The Bay Area Science Festival: the Science Carnival of Your Dreams

Graduate Division

Cancel all your plans, because today marks the beginning of the 10-day-long fourth annual Bay Area Science Festival! Toss your preconceptions of science festivals aside; this is truly an epic week of events.

“Let’s put more scientists in front of an audience and just let them interact!” declared Kishore Hari, the Bay Area Science Festival (BASF) Director, radiating an infectious excitement as he described the BASF during our interview. A string of events ranging from science storytelling in bars to big hands-on expos, live competitions, facility tours and guided hikes, the 10-day festival “blurs the lines between science and culture” and turns science accessibility into a social experience. The goal is to “strip away the slides, lecterns, and mics,” and make each event not just fun and memorable, but also very personal.

Surveys from the festival’s first three years indicate that meeting a scientist or engineer plays an enormous role in positive outcomes of STEM (science, technology, engineering, mathematics) education, even more so than hands-on activities alone. This makes the BASF a vehicle of change for STEM education in areas with less exposure to scientists; for example, 30% of attendees at the North Bay Discovery Day are underrepresented minorities.

On the flip side, the festival provides opportunities for scientists to have a broader impact.  “Until I volunteered at the AT&T Park [Discovery Day], I wasn't aware that so many families would be interested in coming out to visit science booths for a day, “ said Brittany Anderton, a 6th year BMS student and active BASF volunteer. “It is fun and rewarding to interact with families and teach them scientific principles. I also feel that volunteering at events like these is important for scientists, because they can give a face to a career that is often very mysterious to the lay public.”

The full list of events can be found on the BASF website ( Here are a few that you should look out for:

  • The Festival of Bad Ad Hoc Hypotheses (BAHFest) is a live event in which scientists will present and defend terrible hypotheses with hand-waving rationale to a panel of judges (keynote by Matt Inman of The Oatmeal online comic). Director Kishore Hari was pleasantly surprised when his excitement for this new event was echoed by the 1200 tickets already sold.
  • Another new event is The Three-Minute Thesis, a competition between UCSF graduate students presenting their research -- in layman terms -- to a panel of judges and live audience.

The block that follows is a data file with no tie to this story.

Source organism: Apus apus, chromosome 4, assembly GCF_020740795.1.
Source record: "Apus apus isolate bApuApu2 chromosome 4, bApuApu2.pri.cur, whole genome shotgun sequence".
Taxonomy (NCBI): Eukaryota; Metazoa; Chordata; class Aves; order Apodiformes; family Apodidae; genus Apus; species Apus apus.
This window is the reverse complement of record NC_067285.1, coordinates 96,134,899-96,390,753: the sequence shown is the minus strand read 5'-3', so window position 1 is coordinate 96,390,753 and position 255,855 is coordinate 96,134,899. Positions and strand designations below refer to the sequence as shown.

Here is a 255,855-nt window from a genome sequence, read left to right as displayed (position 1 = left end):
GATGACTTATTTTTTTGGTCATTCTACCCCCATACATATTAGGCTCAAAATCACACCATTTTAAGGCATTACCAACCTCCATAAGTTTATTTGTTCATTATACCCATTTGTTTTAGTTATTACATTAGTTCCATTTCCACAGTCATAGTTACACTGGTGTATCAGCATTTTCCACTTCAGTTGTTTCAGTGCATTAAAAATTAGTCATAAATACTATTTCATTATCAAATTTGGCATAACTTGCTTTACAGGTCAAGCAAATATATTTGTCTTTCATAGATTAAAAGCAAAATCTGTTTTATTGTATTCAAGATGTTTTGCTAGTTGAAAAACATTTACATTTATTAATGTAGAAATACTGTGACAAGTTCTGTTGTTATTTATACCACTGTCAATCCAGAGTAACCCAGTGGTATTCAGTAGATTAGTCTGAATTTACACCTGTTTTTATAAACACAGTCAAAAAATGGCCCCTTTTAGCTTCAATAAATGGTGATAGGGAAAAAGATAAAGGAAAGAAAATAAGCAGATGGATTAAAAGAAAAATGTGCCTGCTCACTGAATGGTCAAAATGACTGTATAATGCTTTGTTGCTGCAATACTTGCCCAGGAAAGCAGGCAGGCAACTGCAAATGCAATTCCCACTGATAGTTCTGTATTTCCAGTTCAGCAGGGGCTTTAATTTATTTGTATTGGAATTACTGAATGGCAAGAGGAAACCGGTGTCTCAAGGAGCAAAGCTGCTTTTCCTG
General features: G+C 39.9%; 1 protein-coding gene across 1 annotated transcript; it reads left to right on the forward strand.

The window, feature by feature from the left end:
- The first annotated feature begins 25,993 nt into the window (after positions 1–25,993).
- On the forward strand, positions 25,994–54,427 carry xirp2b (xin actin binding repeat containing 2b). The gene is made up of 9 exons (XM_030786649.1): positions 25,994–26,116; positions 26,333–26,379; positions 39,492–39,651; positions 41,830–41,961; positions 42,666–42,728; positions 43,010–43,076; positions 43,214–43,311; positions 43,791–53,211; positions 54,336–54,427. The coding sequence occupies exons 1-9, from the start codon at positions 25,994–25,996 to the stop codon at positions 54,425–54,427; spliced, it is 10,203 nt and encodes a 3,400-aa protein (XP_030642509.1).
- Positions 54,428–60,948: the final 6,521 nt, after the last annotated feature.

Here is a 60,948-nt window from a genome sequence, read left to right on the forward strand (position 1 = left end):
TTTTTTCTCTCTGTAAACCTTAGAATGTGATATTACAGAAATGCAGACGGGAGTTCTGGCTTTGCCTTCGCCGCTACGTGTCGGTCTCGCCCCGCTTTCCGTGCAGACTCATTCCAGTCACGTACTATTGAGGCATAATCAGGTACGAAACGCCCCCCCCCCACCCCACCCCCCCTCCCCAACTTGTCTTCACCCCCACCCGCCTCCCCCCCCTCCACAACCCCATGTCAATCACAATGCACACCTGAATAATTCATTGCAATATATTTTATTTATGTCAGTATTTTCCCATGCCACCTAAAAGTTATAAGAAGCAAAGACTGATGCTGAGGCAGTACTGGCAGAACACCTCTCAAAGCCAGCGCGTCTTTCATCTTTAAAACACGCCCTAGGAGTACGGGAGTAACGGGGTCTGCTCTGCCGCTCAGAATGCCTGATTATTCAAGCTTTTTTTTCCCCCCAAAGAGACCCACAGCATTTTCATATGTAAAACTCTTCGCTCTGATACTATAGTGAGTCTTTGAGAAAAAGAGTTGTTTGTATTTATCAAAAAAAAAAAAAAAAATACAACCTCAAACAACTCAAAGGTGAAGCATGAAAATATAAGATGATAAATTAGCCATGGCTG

• For adult audiences, there will be several live storytelling events (Nerd Nite, Story Collider, Snap Judgment, Spokespeople), live comedy, happy hours, science trivia and a Halloween-themed NightLife at Cal Academy.
  • Family events include guided hikes in San Francisco, Marin Headlands, Mt. Diablo and Muir Woods, as well as tours of various laboratories and facilities.

The week ends with a bang: the enormous hands-on expos known as Discovery Days (think 30,000 attendees). One takes place at AT&T Park and the other at the Sonoma County Fairgrounds, on Saturday, November 1, from 11:00 am to 4:00 pm. These are free events, open to the public, featuring interactive science education in all shapes and sizes. In the 150 exhibits, kids and adults can explore anything from extracting their own DNA, to playing in a Robot Zoo, to helping build sensors that will be used in real-life oceanography research. Members of the UCSF community volunteer at several hands-on booths where kids can learn, play, and even watch a sheep brain dissection.

The BASF was created in 2011 by Dr. Bruce Alberts and his brainchild, the Science & Health Education Partnership (SEP), a UCSF organization that collaborates with the San Francisco Unified School District to bring scientists into classrooms around the city and improve the quality of STEM education. Funded by the National Science Foundation through the Science Festival Alliance, UCSF was one of a handful of educational institutions chosen to develop major science festivals in their regions. In just a few years, this program has helped expand science festivals across the country from about five to forty festivals; this includes large cities as well as small communities in which science is less accessible. While the BASF operates under UCSF’s leadership, it also has active involvement from other local universities, museums, national laboratories, and corporations.

The BASF is a 10-day carnival, with chemicals and robots replacing fried dough and Ferris wheels. Join me -- and thousands of others from the Bay Area -- in attending these mostly free and entirely fantastic events!

References: Kishore Hari (BASF Director), Brittany Anderton (BMS student) UCSF SEP, Science Festivals Alliance